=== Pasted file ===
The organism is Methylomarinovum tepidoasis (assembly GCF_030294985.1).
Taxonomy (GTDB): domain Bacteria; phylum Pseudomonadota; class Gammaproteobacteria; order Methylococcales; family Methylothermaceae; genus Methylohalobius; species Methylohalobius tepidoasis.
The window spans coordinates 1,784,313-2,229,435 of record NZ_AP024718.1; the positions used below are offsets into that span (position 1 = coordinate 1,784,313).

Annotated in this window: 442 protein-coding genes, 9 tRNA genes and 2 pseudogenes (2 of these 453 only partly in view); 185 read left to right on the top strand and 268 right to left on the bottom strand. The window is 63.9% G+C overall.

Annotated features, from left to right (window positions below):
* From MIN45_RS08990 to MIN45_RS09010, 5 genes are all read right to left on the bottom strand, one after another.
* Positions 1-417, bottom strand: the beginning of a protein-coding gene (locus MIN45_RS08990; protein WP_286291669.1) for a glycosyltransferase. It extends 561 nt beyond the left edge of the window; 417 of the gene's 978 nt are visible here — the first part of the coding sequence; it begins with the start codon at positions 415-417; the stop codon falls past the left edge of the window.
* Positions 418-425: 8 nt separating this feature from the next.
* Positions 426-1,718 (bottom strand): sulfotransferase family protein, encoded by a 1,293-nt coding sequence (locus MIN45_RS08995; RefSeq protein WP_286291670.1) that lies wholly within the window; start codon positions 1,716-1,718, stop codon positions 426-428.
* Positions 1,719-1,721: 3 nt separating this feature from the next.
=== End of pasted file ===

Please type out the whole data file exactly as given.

The organism is Methylomarinovum tepidoasis (assembly GCF_030294985.1).
Taxonomy (GTDB): domain Bacteria; phylum Pseudomonadota; class Gammaproteobacteria; order Methylococcales; family Methylothermaceae; genus Methylohalobius; species Methylohalobius tepidoasis.
The window spans coordinates 1,784,313-2,229,435 of record NZ_AP024718.1; the positions used below are offsets into that span (position 1 = coordinate 1,784,313).

Annotated in this window: 442 protein-coding genes, 9 tRNA genes and 2 pseudogenes (2 of these 453 only partly in view); 185 read left to right on the top strand and 268 right to left on the bottom strand. The window is 63.9% G+C overall.

Annotated features, from left to right (window positions below):
* From MIN45_RS08990 to MIN45_RS09010, 5 genes are all read right to left on the bottom strand, one after another.
* Positions 1-417, bottom strand: the beginning of a protein-coding gene (locus MIN45_RS08990; protein WP_286291669.1) for a glycosyltransferase. It extends 561 nt beyond the left edge of the window; 417 of the gene's 978 nt are visible here — the first part of the coding sequence; it begins with the start codon at positions 415-417; the stop codon falls past the left edge of the window.
* Positions 418-425: 8 nt separating this feature from the next.
* Positions 426-1,718 (bottom strand): sulfotransferase family protein, encoded by a 1,293-nt coding sequence (locus MIN45_RS08995; RefSeq protein WP_286291670.1) that lies wholly within the window; start codon positions 1,716-1,718, stop codon positions 426-428.
* Positions 1,719-1,721: 3 nt separating this feature from the next.